Option 1: @@@@@
Option 2: @@@@@@@@@@@@
Option 3: @@

That's beautiful, and don't ask me to draw you a pie chart, because I will.

teabagging (verb) (0, Troll)

Fruity McGayGay (1005769) | more than 6 years ago | (#21025517)

Teabagging is a slang term for the act of a man placing his testicles, specifically the scrotum, in the mouth[1] or face of another person, often in a repeated in-and-out motion.[2] The practice vaguely resembles dipping a tea bag into a cup of tea[3][4][5][6] and can be combined with facesitting.

It is a relatively safe sexual act, and the risk of sexually transmitted diseases being spread as a result of teabagging is minimal.[6] However, along with other acts (such as the "turkey slap", in which the penis is used instead of the testicles) involving the placing of the genitals in the general face area, it is often done more for the purpose of humiliation and degradation than for sexual gratification, and in this way is distinct from oral sex in general.[citation needed]John Waters claims to have invented the practice, or at least the concept, in his movie Pecker, as a joke, and to have been surprised to learn that people now actually did it.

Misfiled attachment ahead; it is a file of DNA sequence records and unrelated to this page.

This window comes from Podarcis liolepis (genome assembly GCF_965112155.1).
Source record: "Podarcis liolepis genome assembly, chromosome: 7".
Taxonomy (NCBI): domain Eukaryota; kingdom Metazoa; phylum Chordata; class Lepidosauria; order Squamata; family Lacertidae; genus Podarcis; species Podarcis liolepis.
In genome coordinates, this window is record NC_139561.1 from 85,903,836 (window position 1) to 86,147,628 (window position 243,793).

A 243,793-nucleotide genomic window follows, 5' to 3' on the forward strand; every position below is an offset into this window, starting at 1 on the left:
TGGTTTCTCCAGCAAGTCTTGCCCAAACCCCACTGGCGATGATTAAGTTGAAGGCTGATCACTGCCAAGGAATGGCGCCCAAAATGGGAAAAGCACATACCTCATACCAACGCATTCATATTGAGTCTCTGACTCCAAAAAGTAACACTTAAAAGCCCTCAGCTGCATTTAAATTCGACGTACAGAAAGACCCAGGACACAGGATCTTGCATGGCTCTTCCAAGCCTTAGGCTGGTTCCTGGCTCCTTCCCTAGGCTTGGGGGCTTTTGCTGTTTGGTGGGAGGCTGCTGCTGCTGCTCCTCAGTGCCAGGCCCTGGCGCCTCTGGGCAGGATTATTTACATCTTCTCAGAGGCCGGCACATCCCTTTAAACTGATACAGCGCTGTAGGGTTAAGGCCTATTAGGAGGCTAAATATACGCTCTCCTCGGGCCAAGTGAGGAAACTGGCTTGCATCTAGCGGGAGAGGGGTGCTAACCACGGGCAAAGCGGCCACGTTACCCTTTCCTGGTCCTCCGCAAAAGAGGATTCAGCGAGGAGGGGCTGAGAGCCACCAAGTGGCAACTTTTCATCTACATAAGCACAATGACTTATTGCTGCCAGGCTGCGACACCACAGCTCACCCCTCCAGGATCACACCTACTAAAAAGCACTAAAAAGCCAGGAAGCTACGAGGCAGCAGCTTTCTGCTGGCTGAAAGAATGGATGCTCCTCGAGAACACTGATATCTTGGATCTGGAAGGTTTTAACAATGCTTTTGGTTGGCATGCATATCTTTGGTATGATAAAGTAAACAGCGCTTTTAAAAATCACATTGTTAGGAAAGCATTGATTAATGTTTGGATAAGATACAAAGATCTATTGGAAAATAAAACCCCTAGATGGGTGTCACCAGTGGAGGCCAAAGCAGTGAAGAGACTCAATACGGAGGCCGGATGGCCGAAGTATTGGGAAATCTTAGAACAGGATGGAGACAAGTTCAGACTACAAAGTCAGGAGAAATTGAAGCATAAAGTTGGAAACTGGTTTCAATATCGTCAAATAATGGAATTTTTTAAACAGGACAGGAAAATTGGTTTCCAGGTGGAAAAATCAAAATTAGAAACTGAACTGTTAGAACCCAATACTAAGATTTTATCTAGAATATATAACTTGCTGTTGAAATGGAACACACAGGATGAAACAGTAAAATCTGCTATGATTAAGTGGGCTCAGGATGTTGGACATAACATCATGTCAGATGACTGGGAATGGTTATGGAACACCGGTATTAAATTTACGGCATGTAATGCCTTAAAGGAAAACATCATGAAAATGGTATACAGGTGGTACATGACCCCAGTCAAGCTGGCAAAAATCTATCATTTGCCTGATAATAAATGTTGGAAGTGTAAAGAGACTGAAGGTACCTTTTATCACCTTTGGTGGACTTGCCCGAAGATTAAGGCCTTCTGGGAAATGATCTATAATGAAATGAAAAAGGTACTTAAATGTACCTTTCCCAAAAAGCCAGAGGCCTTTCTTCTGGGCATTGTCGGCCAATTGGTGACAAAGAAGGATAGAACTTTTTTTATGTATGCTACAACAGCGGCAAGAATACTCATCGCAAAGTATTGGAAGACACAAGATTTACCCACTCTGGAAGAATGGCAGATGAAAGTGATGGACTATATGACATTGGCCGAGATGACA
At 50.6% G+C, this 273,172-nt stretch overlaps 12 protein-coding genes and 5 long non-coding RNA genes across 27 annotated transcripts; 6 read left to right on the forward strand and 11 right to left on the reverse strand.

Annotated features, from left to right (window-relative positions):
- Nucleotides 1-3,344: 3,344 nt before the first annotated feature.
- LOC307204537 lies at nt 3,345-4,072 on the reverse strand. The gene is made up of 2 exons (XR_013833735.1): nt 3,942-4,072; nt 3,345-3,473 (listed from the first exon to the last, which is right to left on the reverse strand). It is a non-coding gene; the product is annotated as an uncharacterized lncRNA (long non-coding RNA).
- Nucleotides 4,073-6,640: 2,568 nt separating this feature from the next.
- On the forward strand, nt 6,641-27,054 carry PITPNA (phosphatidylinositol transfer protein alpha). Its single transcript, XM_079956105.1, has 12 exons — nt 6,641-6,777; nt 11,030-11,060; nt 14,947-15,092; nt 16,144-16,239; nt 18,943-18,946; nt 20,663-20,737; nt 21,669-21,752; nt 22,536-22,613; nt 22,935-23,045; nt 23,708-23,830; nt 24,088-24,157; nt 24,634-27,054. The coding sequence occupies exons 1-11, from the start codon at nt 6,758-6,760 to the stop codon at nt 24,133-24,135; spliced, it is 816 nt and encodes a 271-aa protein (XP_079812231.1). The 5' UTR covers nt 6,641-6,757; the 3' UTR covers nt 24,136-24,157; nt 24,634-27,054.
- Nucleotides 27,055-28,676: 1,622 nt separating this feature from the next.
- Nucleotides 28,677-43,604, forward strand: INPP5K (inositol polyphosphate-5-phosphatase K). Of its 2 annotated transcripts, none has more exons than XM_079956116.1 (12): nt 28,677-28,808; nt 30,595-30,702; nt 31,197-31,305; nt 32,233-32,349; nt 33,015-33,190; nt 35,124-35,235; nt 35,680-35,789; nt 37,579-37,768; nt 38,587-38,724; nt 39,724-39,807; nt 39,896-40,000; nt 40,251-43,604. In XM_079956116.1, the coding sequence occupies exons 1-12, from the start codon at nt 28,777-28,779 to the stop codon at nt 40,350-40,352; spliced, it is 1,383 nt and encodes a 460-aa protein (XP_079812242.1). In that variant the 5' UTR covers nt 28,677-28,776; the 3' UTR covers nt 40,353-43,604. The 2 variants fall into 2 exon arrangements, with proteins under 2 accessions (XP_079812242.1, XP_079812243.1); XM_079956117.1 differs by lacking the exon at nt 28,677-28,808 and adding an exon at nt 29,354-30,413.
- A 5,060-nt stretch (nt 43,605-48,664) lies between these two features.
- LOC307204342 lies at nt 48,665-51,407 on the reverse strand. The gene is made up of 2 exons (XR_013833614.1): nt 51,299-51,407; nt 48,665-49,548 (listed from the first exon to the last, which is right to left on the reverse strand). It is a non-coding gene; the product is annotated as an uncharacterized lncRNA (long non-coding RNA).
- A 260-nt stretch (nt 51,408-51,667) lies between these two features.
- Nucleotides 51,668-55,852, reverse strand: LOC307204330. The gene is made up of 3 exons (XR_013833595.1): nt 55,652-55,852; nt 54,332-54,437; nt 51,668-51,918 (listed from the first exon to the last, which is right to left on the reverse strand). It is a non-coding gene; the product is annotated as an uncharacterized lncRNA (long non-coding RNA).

The practice of teabagging can extend not only from dipping one's testicles into the mouth of another individual, but also to placing the scrotum into someone's eye sockets or nose, often as a punishment for their drunkenness, especially when carried out while the other person is unconscious, known colloquially as Russian goggles.[7] When carried out as a prank, it can be a crime as a form of sexual assault, which has led to at least one arrest.[8] An example of such teabagging is shown in the movie Pecker by John Waters,[9][10][11] which showed a male stripper repeatedly striking a man's forehead, and purportedly introduced the practice of teabagging to a wider audience.[10]